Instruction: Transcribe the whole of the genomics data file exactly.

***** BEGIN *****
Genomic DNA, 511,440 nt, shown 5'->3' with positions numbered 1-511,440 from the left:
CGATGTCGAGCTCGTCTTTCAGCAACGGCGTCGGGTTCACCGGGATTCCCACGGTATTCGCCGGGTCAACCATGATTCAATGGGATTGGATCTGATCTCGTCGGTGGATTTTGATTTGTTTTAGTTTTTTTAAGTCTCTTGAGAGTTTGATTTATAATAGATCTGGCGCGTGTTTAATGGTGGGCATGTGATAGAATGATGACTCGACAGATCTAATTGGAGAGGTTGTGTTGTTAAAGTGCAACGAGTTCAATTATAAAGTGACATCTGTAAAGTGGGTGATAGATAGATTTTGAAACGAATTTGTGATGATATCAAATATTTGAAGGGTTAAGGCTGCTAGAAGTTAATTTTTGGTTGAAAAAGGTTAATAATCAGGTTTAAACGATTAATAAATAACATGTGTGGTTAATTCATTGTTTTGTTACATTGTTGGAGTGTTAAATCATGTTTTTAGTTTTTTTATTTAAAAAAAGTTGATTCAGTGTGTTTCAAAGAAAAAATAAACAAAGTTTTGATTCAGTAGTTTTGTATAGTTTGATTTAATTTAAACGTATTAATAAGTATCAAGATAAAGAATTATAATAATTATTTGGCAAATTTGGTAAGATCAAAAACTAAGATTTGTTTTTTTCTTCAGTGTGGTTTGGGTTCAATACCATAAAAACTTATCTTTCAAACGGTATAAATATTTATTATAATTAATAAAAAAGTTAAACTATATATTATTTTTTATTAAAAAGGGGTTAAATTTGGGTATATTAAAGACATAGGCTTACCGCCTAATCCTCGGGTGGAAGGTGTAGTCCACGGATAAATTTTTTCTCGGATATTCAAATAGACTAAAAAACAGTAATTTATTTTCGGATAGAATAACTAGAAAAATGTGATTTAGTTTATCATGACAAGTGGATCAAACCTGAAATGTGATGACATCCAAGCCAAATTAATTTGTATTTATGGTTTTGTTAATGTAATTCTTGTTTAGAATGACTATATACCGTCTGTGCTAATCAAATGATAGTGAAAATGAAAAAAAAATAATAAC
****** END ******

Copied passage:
Genomic DNA, 511,440 nt, shown 5'->3' with positions numbered 1-511,440 from the left:
CGATGTCGAGCTCGTCTTTCAGCAACGGCGTCGGGTTCACCGGGATTCCCACGGTATTCGCCGGGTCAACCATGATTCAATGGGATTGGATCTGATCTCGTCGGTGGATTTTGATTTGTTTTAGTTTTTTTAAGTCTCTTGAGAGTTTGATTTATAATAGATCTGGCGCGTGTTTAATGGTGGGCATGTGATAGAATGATGACTCGACAGATCTAATTGGAGAGGTTGTGTTGTTAAAGTGCAACGAGTTCAATTATAAAGTGACATCTGTAAAGTGGGTGATAGATAGATTTTGAAACGAATTTGTGATGATATCAAATATTTGAAGGGTTAAGGCTGCTAGAAGTTAATTTTTGGTTGAAAAAGGTTAATAATCAGGTTTAAACGATTAATAAATAACATGTGTGGTTAATTCATTGTTTTGTTACATTGTTGGAGTGTTAAATCATGTTTTTAGTTTTTTTATTTAAAAAAAGTTGATTCAGTGTGTTTCAAAGAAAAAATAAACAAAGTTTTGATTCAGTAGTTTTGTATAGTTTGATTTAATTTAAACGTATTAATAAGTATCAAGATAAAGAATTATAATAATTATTTGGCAAATTTGGTAAGATCAAAAACTAAGATTTGTTTTTTTCTTCAGTGTGGTTTGGGTTCAATACCATAAAAACTTATCTTTCAAACGGTATAAATATTTATTATAATTAATAAAAAAGTTAAACTATATATTATTTTTTATTAAAAAGGGGTTAAATTTGGGTATATTAAAGACATAGGCTTACCGCCTAATCCTCGGGTGGAAGGTGTAGTCCACGGATAAATTTTTTCTCGGATATTCAAATAGACTAAAAAACAGTAATTTATTTTCGGATAGAATAACTAGAAAAATGTGATTTAGTTTATCATGACAAGTGGATCAAACCTGAAATGTGATGACATCCAAGCCAAATTAATTTGTATTTATGGTTTTGTTAATGTAATTCTTGTTTAGAATGACTATATACCGTCTGTGCTAATCAAATGATAGTGAAAATGAAAAAAAAATAATAAC